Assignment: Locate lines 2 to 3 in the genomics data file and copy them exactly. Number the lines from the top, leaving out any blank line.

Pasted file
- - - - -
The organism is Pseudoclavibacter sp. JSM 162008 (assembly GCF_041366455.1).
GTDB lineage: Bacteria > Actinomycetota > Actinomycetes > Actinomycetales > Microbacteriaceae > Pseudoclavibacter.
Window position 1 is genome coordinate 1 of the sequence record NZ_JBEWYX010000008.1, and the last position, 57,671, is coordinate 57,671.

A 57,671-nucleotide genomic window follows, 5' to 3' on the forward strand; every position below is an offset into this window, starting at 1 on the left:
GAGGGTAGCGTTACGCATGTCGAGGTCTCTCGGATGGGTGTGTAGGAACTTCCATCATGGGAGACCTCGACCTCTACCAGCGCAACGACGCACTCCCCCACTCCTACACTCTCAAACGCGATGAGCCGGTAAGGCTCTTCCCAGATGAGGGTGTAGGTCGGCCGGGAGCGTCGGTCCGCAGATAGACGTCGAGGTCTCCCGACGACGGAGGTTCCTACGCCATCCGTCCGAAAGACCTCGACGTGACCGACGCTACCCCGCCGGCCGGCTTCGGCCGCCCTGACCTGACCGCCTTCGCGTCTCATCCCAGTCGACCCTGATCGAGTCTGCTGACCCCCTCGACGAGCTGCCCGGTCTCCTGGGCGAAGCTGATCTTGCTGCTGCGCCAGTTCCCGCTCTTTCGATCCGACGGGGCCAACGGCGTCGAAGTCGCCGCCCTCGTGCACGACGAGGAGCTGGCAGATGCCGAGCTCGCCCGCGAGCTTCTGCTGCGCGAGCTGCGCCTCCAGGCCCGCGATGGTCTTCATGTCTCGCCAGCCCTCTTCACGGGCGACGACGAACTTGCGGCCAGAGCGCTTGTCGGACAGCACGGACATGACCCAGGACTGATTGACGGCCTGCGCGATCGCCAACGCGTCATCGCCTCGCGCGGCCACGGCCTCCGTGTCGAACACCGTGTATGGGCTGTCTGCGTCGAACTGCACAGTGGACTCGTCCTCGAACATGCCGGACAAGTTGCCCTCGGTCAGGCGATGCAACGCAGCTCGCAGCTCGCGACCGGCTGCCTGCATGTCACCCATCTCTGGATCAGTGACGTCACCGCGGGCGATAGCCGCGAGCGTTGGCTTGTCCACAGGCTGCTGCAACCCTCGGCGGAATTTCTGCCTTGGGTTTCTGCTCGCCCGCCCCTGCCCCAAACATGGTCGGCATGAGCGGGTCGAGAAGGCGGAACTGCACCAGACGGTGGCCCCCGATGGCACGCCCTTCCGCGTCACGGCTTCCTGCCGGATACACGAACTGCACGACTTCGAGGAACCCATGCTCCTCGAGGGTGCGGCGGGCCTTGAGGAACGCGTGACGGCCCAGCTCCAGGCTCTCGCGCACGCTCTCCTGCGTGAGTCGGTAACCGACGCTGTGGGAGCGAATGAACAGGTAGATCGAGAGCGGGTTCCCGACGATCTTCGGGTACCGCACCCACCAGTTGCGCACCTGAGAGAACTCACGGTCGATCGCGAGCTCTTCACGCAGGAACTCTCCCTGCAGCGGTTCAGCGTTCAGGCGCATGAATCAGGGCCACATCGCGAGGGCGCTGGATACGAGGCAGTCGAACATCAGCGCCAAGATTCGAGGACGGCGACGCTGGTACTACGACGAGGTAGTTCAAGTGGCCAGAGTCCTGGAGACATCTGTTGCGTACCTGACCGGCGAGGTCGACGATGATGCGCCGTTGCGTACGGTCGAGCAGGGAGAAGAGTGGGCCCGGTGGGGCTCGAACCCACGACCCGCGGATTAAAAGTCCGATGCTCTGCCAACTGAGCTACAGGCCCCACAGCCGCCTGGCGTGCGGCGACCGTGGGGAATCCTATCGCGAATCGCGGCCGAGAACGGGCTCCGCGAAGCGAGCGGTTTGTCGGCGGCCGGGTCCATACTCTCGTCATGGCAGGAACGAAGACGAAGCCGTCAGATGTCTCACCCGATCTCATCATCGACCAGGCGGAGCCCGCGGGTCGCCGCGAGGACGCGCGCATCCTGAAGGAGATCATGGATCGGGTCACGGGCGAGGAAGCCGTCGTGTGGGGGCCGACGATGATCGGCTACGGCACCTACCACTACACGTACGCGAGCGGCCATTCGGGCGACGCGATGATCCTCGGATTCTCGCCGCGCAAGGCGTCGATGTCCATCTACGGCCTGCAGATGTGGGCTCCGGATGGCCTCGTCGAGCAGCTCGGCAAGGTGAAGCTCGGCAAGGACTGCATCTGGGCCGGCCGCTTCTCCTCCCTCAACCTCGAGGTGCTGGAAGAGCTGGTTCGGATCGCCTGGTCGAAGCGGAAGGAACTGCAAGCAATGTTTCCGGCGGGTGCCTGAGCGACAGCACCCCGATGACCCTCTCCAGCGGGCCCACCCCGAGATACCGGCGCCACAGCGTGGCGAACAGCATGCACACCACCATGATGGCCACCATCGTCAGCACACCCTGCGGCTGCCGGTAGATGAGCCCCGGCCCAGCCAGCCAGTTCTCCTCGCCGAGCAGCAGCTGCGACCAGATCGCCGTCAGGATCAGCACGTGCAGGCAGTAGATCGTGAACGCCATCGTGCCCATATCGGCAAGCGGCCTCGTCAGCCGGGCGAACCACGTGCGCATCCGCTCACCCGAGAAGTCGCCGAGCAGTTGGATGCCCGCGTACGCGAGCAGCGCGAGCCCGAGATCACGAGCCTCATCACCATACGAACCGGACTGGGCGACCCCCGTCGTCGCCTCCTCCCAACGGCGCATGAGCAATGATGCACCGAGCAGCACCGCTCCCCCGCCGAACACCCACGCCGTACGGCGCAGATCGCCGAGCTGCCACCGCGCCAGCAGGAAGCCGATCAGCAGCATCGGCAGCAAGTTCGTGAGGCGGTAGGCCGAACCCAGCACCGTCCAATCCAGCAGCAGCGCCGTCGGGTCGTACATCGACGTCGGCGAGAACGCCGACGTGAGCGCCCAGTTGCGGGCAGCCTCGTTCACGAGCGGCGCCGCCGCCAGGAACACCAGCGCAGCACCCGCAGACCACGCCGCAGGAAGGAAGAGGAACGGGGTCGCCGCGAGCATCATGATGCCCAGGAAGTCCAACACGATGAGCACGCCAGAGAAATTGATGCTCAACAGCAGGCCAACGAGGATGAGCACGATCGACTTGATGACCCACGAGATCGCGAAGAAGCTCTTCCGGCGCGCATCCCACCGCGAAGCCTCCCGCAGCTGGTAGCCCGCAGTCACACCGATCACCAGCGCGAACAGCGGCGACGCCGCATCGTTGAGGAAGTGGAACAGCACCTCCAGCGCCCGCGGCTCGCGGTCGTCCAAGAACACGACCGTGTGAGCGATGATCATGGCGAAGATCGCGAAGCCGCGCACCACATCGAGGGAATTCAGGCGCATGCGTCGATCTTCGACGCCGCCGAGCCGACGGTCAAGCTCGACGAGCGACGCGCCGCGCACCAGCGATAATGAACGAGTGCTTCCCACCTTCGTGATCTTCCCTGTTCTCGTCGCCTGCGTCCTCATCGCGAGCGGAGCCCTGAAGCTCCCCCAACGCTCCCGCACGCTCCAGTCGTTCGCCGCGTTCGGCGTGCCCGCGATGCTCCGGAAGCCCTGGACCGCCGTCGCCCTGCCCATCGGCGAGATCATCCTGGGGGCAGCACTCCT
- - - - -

GTDB lineage: Bacteria > Actinomycetota > Actinomycetes > Actinomycetales > Microbacteriaceae > Pseudoclavibacter.
Window position 1 is genome coordinate 1 of the sequence record NZ_JBEWYX010000008.1, and the last position, 57,671, is coordinate 57,671.